By Andy Dabilis
The images that reappeared in Athens this week are familiar by now, after 18 months of pitched battles: protesting Greeks taking to the streets, the poor and pensioners aggrieved by pay cuts, tax hikes, slashed pensions and layoffs, screaming outside the parliament at lawmakers holed up inside, protected by battalions of riot police.
That was followed on Thursday (October 20th) by squads of hooded anarchists tearing up marble sidewalks and storefronts, hurling Molotov cocktails, drawing reprisals of stun grenades, tear gas, chemical weapons and batons.
Many sectors of society — teachers, tax inspectors, customs officers, finance ministry employees, bus and Metro workers, taxi drivers, air traffic controllers, lawyers, hospital workers, pharmacists and doctors — walked off their jobs for two days this week.
Despite the strikes, the parliament — controlled by the Socialist PASOK party of Prime Minister George Papandreou — passed the bill on Thursday. A move, Papandreou said was critical to the country’s survival.
What’s behind the anger and despair?
Professor Nickolaos Travlos of the Athens Laboratory of Business Administration (ALBA) told SETimes that Greeks are dispirited because the government is a “Parliamentary Dictatorship” that ignores them.
PASOK MP’s who refuse to go along with Papandreou’s line are dismissed from the party — former Minister Louka Katseli was ousted after she refused to back a proposal to end collective bargaining rights.
As Greece drowns in 330 billion euros of debt and has a deficit of 10.6%, the austerity measures have largely backfired, creating a deep recession with 16% unemployment, shuttering of more than 100,000 businesses, and fuelling rage.
Hara Golfinopoulou, an unemployed shop assistant, 48, marched to save not her future, she said, but her children’s. She said her parents went to the United States with dreams and hopes before coming back, which she now regrets.
“Who would have thought that our children would have to follow in their grandparents footsteps and become immigrants again? I’m afraid they’ll leave out of fear and despair,” she told SETimes.
One demonstrator, Maria Karra, a school teacher, said she was surprised at the ongoing intensity of the protesters. “People were angry, indignant, with rightful demands. There were young people and middle-aged who feel insecure about the future,” she told SETimes.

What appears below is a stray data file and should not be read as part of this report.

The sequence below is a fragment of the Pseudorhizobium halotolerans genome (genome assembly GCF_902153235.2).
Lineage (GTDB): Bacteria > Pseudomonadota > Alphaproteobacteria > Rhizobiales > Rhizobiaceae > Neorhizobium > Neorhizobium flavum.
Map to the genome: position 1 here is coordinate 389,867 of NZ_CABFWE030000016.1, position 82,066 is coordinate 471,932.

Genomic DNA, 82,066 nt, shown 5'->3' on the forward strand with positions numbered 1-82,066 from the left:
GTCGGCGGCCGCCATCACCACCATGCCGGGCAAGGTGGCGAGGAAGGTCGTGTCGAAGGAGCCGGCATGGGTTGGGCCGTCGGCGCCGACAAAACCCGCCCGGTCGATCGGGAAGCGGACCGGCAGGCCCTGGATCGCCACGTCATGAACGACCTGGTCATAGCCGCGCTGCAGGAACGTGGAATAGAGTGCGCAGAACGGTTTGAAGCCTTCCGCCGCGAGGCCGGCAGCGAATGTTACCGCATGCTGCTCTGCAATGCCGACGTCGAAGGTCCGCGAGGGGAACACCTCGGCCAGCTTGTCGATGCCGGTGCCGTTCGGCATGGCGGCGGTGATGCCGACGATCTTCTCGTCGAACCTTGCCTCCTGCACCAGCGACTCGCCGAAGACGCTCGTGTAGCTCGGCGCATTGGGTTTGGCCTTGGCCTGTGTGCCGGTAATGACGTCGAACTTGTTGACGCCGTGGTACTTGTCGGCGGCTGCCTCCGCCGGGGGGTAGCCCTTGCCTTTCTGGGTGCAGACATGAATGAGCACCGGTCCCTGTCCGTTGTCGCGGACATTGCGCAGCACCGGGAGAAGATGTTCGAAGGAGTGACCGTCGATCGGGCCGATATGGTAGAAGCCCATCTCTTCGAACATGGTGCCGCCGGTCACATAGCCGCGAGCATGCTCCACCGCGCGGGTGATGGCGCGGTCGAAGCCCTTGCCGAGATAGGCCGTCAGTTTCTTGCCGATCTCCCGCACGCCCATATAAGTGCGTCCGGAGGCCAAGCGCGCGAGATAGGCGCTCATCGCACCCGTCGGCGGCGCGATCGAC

Golfinopoulou and her peers were described by Finance Minister Evangelos Venizelos as enemies of democracy.
“We have to explain to all these indignant people who see their lives changing that what the country is experiencing is not the worst stage of the crisis. We are fighting the battle of all battles,” Venizelos said.
Venizelos said the immediate problem is implementing more austerity to get the next loan installment, now pushed back to next month — without which he said the country will not be able to pay its workers and pensioners
Marios Evriviades, a Professor of International Relations at Panteion University in Athens, told SETimes that he wasn’t buying the argument the Troika would withhold the loans if more austerity wasn’t imposed.
“Nothing worse than what is happening now will happen,” he said. “They managed to scare the hell out of the Greek people.” He said, “The Greeks should call the bluff of the Troika and if they do, the money will come.”
However, some disagree. “I don’t think we have a choice. We have to go through this very harsh program of austerity …the situation is so urgent, we don’t have what we need, a totally new public sector,” Kostas Ifantis, a political Professor at the University of Athens told SETimes.
While Papandreou and Venizelos have said Greece can return to a surplus, perhaps by the end of next year if the government sticks to its course with austerity, Evriviades said it’s an illusion.
“There is no light at the end of the tunnel,” he said. “There is another tunnel.”